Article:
Born July 2, 1843, in Cassino; died Feb. 2, 1904, in Rome. Italian philosopher, publicist, theoretician and propagator of Marxism. Active in the socialist movement.
Labriola graduated from the University of Naples, becoming a privatdocent in the history of philosophy there in 1871. From 1874 he was professor of practical philosophy and pedagogy at the University of Rome. After becoming acquainted with the works of K. Marx in the early 1890’s, Labriola shifted from left Hegelianism and Herbartianism to Marxism. He corresponded with F. Engels from 1890 and participated in the Italian and international workers’ movement. He disseminated Marxism at the university and through public lectures, seeking to familiarize students and workers with the ideas of scientific socialism. He helped found the Italian Socialist Party (1892), although he did not participate in its work.
In his works Labriola examined various questions connected with historical materialism, including the determining factor in historical development, classes and class struggle; the role of the popular masses and of outstanding individuals in history, the laws of development of bourgeois society, the state, and revolution.
Labriola believed that the main task of the materialist conception of history was to lead social thought out of the intricate labyrinth of unscientific philosophical and historical conceptions and show the true moving forces of social development. He saw the close relationship between the basic tenets of historical materialism and the development of the class struggle, criticizing bourgeois theories and petit bourgeois currents in socialism. He devoted considerable attention to political problems and to the tactics and organizational principles of the proletarian party. He developed the notion of the necessity of relating the socialist movement to Marxist theory. At the same time, Labriola’s views and activity were not free from serious contradictions and errors. He underestimated the doctrine of the dictatorship of the proletariat and the significance of the interrelation between the proletarian party and the working class and its allies and held an erroneous view of the national question, dividing nations into those that were “active” and “passive”.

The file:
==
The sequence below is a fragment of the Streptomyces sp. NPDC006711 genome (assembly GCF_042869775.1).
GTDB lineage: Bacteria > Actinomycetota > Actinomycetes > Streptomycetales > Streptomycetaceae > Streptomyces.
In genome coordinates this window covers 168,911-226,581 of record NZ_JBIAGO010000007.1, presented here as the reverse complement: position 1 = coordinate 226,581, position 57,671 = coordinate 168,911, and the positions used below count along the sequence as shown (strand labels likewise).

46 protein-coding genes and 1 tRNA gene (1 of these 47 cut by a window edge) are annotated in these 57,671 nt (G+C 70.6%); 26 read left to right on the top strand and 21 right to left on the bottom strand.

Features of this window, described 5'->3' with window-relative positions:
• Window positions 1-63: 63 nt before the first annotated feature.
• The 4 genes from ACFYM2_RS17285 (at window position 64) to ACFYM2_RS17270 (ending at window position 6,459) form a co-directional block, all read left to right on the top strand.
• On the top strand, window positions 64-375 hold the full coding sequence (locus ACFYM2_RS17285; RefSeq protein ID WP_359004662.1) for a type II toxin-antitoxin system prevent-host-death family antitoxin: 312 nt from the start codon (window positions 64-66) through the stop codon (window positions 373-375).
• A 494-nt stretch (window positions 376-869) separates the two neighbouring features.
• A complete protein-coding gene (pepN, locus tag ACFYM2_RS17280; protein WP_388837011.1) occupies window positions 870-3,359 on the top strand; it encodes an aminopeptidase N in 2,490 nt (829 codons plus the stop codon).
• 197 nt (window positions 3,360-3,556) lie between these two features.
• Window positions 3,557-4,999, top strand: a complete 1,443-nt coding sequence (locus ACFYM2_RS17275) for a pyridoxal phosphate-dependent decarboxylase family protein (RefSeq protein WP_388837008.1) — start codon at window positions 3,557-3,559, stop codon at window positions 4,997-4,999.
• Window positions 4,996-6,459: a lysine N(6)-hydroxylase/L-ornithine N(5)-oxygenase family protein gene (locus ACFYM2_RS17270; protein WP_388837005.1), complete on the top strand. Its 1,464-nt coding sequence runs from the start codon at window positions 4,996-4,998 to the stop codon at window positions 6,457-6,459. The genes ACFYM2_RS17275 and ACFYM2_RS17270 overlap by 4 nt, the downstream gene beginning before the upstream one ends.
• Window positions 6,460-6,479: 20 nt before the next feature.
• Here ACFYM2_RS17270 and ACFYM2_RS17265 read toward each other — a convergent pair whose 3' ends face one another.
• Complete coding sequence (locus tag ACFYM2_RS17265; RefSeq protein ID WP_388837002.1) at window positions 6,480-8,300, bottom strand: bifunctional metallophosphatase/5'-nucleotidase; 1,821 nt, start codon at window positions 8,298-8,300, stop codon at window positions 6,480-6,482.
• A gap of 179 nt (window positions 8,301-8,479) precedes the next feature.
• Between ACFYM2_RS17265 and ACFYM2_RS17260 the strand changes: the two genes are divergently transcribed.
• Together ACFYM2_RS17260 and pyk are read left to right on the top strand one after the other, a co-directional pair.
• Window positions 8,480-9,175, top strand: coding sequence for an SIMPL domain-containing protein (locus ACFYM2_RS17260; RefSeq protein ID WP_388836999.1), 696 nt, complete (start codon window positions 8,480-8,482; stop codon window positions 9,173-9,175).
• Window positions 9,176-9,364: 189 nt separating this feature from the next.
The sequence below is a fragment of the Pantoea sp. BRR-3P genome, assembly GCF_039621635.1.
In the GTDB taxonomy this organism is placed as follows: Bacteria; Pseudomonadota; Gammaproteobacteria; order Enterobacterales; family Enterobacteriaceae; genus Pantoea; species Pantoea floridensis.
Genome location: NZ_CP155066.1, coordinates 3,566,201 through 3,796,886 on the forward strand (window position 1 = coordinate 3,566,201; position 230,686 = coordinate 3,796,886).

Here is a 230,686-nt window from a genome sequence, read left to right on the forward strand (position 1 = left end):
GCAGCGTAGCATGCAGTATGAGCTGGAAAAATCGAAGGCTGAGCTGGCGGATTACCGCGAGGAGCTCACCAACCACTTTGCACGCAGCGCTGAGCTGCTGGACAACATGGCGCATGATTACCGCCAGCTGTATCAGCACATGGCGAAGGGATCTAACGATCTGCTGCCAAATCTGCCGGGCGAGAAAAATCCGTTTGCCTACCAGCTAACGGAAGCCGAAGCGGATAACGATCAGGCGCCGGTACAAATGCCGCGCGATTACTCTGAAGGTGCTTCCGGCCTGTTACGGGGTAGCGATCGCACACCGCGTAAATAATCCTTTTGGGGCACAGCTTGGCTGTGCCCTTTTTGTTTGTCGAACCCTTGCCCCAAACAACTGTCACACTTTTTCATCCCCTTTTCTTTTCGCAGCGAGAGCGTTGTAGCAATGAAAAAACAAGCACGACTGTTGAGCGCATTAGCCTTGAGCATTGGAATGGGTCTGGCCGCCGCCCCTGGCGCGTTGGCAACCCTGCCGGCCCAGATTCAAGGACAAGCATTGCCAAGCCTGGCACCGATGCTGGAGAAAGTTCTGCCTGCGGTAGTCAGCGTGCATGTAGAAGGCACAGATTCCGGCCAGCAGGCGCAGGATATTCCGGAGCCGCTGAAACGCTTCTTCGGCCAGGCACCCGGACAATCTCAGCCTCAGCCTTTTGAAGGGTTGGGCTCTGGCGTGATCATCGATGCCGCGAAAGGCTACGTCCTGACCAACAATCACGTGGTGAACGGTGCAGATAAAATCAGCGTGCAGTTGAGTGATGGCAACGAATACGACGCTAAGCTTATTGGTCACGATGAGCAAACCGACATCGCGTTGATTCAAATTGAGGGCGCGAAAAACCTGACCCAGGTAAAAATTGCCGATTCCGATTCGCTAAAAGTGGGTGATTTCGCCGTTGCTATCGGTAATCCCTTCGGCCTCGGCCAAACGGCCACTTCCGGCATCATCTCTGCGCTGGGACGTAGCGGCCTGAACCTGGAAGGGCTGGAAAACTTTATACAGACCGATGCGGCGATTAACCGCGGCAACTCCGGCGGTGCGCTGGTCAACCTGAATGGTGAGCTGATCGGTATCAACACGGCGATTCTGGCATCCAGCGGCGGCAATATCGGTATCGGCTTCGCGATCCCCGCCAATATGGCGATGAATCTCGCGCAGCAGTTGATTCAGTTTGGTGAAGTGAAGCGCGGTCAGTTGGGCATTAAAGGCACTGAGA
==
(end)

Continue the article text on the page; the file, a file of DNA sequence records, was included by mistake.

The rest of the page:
Labriola’s intellectual legacy served as a starting point for the further development of Italian Marxist thought by A. Gramsci, P. Togliatti, and other leaders of the Italian Communist Party.
WORKSOpere complete, vols. 1–3. Milan, 1959–61.
Lettere a Engels. Rome, 1949.
In Russian translation:
K “krizisu marksizma.” Kiev, 1906.
O sotsializme. St. Petersburg, 1906.
Ocherki materialisticheskogo ponimaniia istorii. Moscow, 1960.
REFERENCESMarx, K., and F. Engels. Soch., 2nd ed. vol. 37. pp. 312–13; vol. 38, p. 205; vol. 39, p. 161.
Lenin, V. I. Poln. sobr. soch., 5th ed. vol. 2, p. 500; vol. 55, pp. 59–60.
Plekhanov, G. V. “O materialisticheskom ponimanii istorii.” In Izbr. filosofskie proizvedeniia, vol. 2. Moscow, 1956.
Togliatti, P. “Razvitie i krizis ital’ianskoi mysli v XIX v.” Voprosy filosofii, 1955, no. 5.
Berti, G. “Antonio Labriola i ital’ianskoe sotsialisticheskoe dvizhenie.” Novaia i noveishaia istoriia, 1959, no. 3.
Dal Pane, L. Antonio Labriola: La vita e il pensiero. Rome, 1935.
Dal Pane, L. Profilo di Antonio Labriola. Milan, 1948.
Berti, G. Per uno studio della vita e del pensiero di A. Labriola. Rome, 1954.
S. A. EFIROV